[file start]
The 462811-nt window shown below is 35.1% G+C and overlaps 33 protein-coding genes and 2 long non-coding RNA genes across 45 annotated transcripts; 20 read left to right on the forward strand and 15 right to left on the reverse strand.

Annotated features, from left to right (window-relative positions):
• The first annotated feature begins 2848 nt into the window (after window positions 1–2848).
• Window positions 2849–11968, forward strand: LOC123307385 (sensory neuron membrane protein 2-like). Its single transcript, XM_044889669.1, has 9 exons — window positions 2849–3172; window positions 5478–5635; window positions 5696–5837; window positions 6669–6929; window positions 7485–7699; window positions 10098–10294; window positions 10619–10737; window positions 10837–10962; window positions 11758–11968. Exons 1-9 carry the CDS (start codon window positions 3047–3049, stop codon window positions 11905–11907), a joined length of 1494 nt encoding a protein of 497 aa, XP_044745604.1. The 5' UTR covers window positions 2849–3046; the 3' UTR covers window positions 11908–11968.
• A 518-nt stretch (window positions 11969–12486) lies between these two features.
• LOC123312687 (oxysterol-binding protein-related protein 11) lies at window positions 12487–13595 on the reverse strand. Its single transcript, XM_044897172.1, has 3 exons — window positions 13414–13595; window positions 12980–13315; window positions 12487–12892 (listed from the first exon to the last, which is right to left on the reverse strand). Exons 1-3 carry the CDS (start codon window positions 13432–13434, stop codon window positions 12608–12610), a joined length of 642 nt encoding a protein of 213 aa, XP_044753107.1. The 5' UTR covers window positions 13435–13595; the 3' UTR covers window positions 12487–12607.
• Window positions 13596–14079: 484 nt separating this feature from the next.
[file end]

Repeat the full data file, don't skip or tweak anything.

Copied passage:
The 462811-nt window shown below is 35.1% G+C and overlaps 33 protein-coding genes and 2 long non-coding RNA genes across 45 annotated transcripts; 20 read left to right on the forward strand and 15 right to left on the reverse strand.

Annotated features, from left to right (window-relative positions):
• The first annotated feature begins 2848 nt into the window (after window positions 1–2848).
• Window positions 2849–11968, forward strand: LOC123307385 (sensory neuron membrane protein 2-like). Its single transcript, XM_044889669.1, has 9 exons — window positions 2849–3172; window positions 5478–5635; window positions 5696–5837; window positions 6669–6929; window positions 7485–7699; window positions 10098–10294; window positions 10619–10737; window positions 10837–10962; window positions 11758–11968. Exons 1-9 carry the CDS (start codon window positions 3047–3049, stop codon window positions 11905–11907), a joined length of 1494 nt encoding a protein of 497 aa, XP_044745604.1. The 5' UTR covers window positions 2849–3046; the 3' UTR covers window positions 11908–11968.
• A 518-nt stretch (window positions 11969–12486) lies between these two features.
• LOC123312687 (oxysterol-binding protein-related protein 11) lies at window positions 12487–13595 on the reverse strand. Its single transcript, XM_044897172.1, has 3 exons — window positions 13414–13595; window positions 12980–13315; window positions 12487–12892 (listed from the first exon to the last, which is right to left on the reverse strand). Exons 1-3 carry the CDS (start codon window positions 13432–13434, stop codon window positions 12608–12610), a joined length of 642 nt encoding a protein of 213 aa, XP_044753107.1. The 5' UTR covers window positions 13435–13595; the 3' UTR covers window positions 12487–12607.
• Window positions 13596–14079: 484 nt separating this feature from the next.